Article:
After massive corruption sweep, how can NYCHA be fixed?

NYCHA is under a harsh spotlight after a recent federal investigation saw dozens of staffers who were responsible for maintaining the housing developments arrested on corruption charges. 

Now, a federal monitor is trying to hold the troubled agency accountable while many residents are still dealing with basic challenges like flooding and a lack of services.

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The announcement by US Attorney Damian Williams came as a shock, that 70 current and former NYCHA staffers were allegedly involved in a pay-for-play bribery scheme with contractors. 

Williams says the schemes were active for more than a decade in over 100 developments. 

One of the developments was the Frederick Douglass Houses on the Upper West Side where a former superintendent was one of those charged. Resident Association President Carmen Quinones says the person arrested left the post in 2021, and while there are almost daily problems for her residents like flooding and no heat, at least now the new person is more responsive.

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"We have a new supervisor, and we have new people here, so we're working on getting things done. I keep my finger on the pulse with them, but there are too many problems here," Quinones said.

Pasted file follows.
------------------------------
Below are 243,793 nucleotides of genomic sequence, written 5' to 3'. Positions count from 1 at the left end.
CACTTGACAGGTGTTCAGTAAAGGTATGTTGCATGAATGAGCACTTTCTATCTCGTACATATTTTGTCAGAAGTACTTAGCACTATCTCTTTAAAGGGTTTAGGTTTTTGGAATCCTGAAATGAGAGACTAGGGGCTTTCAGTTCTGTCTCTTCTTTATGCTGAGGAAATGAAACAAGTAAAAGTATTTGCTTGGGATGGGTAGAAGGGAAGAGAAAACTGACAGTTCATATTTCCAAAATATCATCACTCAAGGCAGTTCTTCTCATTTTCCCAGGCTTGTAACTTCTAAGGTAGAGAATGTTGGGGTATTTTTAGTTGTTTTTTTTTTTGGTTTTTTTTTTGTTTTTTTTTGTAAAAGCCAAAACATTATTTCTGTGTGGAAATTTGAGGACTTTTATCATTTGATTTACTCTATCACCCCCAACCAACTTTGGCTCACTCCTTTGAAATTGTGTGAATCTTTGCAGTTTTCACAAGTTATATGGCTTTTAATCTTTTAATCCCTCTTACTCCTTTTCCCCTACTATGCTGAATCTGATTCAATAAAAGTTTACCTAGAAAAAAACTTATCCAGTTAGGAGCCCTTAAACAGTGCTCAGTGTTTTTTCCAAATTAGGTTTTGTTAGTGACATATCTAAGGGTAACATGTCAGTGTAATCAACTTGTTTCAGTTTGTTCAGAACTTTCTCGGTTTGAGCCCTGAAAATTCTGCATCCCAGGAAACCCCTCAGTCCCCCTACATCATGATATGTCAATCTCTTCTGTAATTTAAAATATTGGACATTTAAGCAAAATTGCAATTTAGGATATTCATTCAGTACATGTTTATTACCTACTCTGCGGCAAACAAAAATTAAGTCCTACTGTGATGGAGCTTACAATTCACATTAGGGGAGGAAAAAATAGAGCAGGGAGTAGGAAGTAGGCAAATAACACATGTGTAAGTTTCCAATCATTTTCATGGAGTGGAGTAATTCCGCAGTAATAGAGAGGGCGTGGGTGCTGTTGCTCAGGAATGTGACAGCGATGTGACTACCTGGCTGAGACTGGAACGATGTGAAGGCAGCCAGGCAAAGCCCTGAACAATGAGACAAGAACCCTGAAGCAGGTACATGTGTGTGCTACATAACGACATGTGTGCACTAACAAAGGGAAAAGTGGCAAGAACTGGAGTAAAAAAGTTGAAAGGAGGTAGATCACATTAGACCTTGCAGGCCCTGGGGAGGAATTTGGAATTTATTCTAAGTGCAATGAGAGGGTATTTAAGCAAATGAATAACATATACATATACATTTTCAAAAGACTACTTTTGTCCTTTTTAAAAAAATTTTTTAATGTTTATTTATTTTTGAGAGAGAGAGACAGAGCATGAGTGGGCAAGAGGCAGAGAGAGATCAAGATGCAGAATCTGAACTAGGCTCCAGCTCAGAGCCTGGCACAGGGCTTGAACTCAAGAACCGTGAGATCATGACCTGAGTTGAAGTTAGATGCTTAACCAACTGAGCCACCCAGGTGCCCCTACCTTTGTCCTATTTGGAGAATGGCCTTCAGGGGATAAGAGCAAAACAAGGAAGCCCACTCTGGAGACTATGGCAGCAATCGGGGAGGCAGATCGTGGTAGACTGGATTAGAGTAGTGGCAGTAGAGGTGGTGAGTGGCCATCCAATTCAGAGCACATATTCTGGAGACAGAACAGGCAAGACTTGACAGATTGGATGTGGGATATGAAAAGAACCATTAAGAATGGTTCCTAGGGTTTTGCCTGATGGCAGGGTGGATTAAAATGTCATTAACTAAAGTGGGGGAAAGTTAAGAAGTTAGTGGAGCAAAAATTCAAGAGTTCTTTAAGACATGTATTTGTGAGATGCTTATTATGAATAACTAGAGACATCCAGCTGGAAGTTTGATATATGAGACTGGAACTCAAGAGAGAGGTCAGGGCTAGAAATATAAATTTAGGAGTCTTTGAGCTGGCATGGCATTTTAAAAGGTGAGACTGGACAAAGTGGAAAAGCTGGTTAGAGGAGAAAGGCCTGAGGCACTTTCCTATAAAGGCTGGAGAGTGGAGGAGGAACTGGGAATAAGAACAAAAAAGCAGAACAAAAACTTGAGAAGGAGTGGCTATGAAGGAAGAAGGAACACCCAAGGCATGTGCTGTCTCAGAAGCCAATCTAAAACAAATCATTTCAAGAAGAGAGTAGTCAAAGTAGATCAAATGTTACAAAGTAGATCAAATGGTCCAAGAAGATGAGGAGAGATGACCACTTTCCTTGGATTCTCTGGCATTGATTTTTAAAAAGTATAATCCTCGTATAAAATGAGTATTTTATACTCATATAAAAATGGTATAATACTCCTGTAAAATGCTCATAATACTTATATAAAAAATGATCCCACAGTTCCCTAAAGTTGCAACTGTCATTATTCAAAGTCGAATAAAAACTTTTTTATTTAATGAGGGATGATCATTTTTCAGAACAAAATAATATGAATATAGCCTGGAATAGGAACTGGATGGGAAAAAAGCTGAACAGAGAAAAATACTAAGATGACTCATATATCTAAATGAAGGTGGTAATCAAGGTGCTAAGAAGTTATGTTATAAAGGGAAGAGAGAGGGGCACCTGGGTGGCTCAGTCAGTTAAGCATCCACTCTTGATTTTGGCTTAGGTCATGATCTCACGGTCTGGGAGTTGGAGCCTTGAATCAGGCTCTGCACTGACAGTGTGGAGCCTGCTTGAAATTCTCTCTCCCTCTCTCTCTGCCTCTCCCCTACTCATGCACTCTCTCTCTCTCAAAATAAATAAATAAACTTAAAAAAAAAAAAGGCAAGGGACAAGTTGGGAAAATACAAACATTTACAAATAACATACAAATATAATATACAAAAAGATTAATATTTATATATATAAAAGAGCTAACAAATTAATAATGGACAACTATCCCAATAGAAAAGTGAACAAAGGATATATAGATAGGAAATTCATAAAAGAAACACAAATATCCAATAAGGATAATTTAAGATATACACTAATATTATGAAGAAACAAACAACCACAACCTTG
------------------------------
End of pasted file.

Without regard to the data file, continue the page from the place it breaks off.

NYCHA has more than 300 developments across all 5 boroughs of New York City and provides affordable homes to hundreds of thousands of residents - a population roughly the size of Miami.

Over the years, as the aging infrastructure was not maintained and repair costs mounted, the amount of money needed skyrocketed, says New York Times reporter Mihir Zaveri. 

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"I was just pulling up the numbers. In 2006, they estimated they needed $7 billion to do adequate repairs. That number is now $78 billion dollars," Zaveri said. "It's staggering. When you have that level of need and the money that's coming from any pool doesn't match that level every year, it's a downward spiral."

Under pressure from many directions, political leaders are now seeking new management methods with different financing models. 

Most developments, like Douglass Houses, are still under the basic HUD model, called Section 9.  The Obama administration came up with a new 2nd option of private management - as we saw in the Betances Houses in the Bronx in my 2021 report.


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In 2022, Gov Hochul signed legislation creating the New York City Public Housing Preservation Trust. It gives residents a third option and access to new funding sources. 

In December 2023, residents of the Nostrand Houses in Sheepshead Bay became the first development to vote on their management choice, and they went for the Preservation Trust, also known as PACT. 

"I felt like every tenant had a right to have another public option because the Preservation Trust is another public option," said Nostrand Houses Resident Association President Barbara McFadden.